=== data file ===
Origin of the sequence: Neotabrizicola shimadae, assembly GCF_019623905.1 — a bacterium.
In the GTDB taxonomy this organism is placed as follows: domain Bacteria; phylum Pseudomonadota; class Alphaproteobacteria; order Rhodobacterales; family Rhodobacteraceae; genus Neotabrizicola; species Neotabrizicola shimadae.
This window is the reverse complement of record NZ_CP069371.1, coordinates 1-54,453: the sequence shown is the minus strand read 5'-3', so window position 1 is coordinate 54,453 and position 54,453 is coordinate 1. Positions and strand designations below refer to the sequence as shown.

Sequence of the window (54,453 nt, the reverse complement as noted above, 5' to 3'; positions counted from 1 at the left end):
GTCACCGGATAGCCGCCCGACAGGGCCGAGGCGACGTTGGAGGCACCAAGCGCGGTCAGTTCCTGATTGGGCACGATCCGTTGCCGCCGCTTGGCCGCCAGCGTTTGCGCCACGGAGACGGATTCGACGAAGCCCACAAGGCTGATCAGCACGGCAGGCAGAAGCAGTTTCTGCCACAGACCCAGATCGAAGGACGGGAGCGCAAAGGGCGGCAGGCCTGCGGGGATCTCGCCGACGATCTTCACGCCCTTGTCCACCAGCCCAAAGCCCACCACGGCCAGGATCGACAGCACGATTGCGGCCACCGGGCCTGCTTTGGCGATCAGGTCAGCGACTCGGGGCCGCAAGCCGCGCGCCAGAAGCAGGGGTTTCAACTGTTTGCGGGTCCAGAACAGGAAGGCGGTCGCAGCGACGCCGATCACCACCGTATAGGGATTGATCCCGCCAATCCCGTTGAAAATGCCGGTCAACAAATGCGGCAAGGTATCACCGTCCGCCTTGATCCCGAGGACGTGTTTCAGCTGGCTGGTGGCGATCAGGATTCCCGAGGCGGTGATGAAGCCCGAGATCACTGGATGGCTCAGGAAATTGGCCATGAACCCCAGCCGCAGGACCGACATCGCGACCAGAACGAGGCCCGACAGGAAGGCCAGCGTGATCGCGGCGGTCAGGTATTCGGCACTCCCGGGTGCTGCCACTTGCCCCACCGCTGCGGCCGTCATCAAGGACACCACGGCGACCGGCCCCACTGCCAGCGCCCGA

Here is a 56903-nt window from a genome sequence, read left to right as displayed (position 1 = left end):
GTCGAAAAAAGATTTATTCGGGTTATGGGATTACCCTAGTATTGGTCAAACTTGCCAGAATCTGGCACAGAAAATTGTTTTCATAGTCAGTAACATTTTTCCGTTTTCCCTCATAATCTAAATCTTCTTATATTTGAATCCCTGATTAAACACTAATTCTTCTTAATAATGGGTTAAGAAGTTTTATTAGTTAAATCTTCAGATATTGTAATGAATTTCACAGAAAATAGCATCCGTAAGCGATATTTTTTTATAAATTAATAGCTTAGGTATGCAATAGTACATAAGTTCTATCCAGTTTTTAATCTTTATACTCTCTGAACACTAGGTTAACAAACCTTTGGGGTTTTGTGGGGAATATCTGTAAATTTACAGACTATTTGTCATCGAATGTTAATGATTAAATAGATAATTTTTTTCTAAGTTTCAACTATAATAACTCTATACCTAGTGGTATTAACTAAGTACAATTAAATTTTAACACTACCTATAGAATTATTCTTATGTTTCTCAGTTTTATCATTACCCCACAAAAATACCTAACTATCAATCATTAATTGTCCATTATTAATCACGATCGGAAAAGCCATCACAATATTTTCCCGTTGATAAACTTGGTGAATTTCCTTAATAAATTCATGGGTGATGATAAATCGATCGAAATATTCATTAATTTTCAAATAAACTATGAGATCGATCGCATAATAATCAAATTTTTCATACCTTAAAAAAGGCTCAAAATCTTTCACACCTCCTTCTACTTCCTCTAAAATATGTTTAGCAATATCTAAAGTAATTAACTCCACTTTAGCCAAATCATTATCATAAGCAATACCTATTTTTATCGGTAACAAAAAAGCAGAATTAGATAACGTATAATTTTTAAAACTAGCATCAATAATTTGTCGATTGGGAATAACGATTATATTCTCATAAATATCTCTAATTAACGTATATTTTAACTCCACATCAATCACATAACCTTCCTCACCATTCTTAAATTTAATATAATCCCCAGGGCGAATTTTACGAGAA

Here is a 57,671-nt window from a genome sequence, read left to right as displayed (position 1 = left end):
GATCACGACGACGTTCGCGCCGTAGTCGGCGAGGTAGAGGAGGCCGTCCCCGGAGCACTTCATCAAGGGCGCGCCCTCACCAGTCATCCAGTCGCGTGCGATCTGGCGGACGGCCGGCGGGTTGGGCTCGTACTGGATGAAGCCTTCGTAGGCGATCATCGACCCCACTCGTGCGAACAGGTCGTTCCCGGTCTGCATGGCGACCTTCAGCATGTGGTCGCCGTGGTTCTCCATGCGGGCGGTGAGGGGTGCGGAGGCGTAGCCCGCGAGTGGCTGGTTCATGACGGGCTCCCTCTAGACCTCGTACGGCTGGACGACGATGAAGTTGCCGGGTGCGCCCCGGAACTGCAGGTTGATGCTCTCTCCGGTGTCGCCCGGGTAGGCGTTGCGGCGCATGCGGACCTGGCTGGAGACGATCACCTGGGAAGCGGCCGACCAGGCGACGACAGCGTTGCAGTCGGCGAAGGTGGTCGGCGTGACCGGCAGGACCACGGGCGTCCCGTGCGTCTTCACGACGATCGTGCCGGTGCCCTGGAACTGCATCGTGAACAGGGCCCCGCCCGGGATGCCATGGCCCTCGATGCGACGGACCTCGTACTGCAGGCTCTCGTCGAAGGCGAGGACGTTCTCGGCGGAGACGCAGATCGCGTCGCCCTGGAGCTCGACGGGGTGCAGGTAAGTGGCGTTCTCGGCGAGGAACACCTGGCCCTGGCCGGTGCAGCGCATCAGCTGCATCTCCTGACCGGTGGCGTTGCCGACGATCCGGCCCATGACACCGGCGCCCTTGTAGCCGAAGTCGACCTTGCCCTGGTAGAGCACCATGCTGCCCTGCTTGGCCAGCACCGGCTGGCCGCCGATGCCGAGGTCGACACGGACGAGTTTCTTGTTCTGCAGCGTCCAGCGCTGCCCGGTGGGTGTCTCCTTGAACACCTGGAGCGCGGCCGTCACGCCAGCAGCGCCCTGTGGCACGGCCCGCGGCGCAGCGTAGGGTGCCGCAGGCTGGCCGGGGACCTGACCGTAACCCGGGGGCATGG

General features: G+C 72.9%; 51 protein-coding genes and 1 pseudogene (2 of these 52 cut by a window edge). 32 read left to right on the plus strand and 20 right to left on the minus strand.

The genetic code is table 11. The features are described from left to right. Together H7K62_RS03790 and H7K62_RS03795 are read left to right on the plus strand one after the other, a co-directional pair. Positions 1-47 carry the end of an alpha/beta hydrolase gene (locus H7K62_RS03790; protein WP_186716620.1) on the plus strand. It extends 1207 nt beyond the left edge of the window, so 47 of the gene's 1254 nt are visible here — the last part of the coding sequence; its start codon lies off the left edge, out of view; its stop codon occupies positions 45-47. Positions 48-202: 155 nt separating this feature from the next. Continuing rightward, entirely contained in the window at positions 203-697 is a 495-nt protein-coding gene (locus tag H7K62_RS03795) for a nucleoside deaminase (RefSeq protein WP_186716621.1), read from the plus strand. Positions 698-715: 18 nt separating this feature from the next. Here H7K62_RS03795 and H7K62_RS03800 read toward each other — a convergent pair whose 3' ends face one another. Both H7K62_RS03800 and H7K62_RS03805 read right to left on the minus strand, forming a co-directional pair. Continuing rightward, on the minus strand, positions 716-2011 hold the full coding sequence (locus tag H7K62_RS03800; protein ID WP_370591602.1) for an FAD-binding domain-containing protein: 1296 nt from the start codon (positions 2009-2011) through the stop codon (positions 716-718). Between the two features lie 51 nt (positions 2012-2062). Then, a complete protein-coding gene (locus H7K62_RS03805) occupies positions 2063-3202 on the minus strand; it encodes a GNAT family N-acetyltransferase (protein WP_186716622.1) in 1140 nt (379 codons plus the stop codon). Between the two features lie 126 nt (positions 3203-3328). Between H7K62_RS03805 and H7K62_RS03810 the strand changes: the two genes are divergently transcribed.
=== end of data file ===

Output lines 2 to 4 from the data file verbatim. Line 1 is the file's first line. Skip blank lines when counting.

In the GTDB taxonomy this organism is placed as follows: domain Bacteria; phylum Pseudomonadota; class Alphaproteobacteria; order Rhodobacterales; family Rhodobacteraceae; genus Neotabrizicola; species Neotabrizicola shimadae.
This window is the reverse complement of record NZ_CP069371.1, coordinates 1-54,453: the sequence shown is the minus strand read 5'-3', so window position 1 is coordinate 54,453 and position 54,453 is coordinate 1. Positions and strand designations below refer to the sequence as shown.

Sequence of the window (54,453 nt, the reverse complement as noted above, 5' to 3'; positions counted from 1 at the left end):